Thursday, 07 July 2022

Archaeologists open window on past as they return to Blounts Court dig

Archaeologists open window on past as they return to Blounts Court dig

PARTS of a Roman wall and another wall from the 1400s were found by archaeologists during a dig in Sonning Common.

Members of the Berkshire Archaeological Society were at the Johnson Matthey Research Centre in Blounts Court Road for the ninth year running.

The 15th century wall had foundations made from mortared flint lumps which suggest it was built as a single activity. Evidence of a layer of chalk lumps was also found, which pre-dates the wall.

A 20th century garden was also found with a cable running through it that used to supply electricity to the fountain in the pond off Blounts Court when it was a farm. A Victorian gateway led to the garden and there was a cut made in the 15th century wall to accommodate the turn of the gate.

The archaeologists also found a sinkhole, which is thought to have led to the wall being abandoned.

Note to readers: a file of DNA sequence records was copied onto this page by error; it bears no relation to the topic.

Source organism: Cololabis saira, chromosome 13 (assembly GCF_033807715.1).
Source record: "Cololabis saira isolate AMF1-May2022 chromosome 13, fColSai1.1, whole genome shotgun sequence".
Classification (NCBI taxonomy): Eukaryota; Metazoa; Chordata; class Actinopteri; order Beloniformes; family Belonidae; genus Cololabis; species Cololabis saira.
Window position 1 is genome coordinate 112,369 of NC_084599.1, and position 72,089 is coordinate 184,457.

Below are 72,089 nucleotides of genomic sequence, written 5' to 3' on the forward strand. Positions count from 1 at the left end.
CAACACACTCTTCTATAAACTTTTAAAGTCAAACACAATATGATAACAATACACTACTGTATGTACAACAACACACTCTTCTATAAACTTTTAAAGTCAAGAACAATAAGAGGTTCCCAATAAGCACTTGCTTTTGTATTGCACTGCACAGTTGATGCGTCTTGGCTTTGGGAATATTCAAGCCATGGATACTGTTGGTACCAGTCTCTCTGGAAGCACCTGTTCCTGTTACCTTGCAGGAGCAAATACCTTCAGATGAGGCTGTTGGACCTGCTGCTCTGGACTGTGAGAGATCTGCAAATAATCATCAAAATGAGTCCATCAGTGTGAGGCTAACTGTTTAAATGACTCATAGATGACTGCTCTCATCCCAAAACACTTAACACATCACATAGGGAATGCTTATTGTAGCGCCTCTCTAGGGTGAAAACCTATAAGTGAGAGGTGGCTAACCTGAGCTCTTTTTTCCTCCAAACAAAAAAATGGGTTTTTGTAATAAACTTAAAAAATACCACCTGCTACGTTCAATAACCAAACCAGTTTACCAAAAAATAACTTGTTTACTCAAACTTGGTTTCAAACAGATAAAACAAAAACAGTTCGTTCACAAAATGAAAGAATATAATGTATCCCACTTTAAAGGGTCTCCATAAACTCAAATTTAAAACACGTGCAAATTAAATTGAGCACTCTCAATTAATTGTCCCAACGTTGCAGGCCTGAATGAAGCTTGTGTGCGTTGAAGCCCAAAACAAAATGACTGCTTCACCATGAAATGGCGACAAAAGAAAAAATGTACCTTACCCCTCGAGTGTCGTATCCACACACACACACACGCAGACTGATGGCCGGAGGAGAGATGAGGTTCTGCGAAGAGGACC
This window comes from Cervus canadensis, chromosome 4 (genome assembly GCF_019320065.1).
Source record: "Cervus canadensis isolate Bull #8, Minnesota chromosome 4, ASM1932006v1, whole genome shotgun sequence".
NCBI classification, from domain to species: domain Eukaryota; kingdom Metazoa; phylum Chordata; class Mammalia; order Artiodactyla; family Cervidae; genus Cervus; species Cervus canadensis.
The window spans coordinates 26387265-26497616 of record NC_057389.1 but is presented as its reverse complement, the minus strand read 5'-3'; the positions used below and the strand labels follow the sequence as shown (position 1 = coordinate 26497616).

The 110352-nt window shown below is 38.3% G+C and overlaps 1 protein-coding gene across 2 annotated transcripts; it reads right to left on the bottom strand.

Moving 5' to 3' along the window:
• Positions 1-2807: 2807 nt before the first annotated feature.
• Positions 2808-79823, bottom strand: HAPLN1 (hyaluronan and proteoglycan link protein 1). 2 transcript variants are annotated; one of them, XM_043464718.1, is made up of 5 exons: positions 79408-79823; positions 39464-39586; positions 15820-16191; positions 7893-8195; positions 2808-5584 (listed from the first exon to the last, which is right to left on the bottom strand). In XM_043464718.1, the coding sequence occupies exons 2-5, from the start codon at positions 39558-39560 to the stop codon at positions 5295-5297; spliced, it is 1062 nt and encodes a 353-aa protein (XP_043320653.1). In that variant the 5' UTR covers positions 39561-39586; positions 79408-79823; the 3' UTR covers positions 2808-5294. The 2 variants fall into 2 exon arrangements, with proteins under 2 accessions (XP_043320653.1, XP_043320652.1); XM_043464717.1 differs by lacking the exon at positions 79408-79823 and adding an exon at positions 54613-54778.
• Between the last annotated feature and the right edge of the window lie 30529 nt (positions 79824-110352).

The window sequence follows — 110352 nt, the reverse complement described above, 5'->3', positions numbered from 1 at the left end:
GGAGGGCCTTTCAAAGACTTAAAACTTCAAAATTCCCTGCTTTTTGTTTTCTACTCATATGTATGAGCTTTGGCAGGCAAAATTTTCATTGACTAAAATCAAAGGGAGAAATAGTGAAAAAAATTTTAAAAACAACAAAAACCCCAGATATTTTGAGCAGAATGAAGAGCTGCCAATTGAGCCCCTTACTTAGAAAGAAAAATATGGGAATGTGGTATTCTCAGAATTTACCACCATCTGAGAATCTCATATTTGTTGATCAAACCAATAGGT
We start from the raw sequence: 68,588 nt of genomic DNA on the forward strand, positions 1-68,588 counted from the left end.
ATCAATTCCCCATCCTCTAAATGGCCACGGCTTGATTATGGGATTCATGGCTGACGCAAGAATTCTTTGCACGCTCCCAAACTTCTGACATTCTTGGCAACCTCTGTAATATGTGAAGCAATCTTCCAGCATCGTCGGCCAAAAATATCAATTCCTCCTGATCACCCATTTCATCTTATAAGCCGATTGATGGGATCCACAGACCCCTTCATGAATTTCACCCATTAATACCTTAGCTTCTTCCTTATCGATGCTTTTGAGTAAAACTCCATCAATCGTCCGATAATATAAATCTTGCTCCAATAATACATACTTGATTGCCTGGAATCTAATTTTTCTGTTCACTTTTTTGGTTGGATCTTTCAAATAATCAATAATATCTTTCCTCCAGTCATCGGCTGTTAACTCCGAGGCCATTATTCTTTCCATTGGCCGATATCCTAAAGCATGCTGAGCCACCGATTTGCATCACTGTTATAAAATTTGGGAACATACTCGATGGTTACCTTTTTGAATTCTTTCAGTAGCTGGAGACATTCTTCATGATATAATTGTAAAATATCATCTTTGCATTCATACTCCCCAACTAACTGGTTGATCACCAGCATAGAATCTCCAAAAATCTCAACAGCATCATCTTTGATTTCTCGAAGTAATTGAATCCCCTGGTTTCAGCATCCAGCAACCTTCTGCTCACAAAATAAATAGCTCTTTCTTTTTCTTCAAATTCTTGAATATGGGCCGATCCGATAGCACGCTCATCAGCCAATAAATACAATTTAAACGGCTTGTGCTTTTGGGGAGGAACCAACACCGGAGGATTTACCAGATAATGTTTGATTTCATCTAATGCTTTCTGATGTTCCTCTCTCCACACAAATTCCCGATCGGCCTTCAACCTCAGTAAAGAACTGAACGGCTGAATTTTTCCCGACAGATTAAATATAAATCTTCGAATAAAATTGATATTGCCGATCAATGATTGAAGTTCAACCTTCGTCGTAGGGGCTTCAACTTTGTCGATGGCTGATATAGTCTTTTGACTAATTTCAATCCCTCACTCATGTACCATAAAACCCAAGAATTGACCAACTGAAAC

They spent almost three weeks at the dig, which ended on Friday.

Society chairman and lead researcher Andrew Hutt, 75, said: “Understanding what’s beneath us is so exciting. It gives people a sense of place when they know what they’re standing on. We have to explain to people why it’s important.”

Keith Abbot, 53, who has been a society member for three years, said: “Everything we find is a window on the past that you can’t learn from books and movies.

“You even find their dinner [oyster shells] and you can start to imagine how they lived. It makes you see that we don’t really own land, we’re just the guardians of it.”

The idea to explore the site came from Nigel Spencer, who retired from the Johnson Matthey Centre in 2013 and joined the society.

He had always had an interest in the history of the building and its land and also wrote a book about the history of Blounts Court.

The society, which celebrated its 150th anniversary last year, holds events all year round, including public lectures, site visits, field projects and research. Many members also have individual projects and the society helps them with equipment and extra hands.

For more information, visit www.berksarch.co.uk

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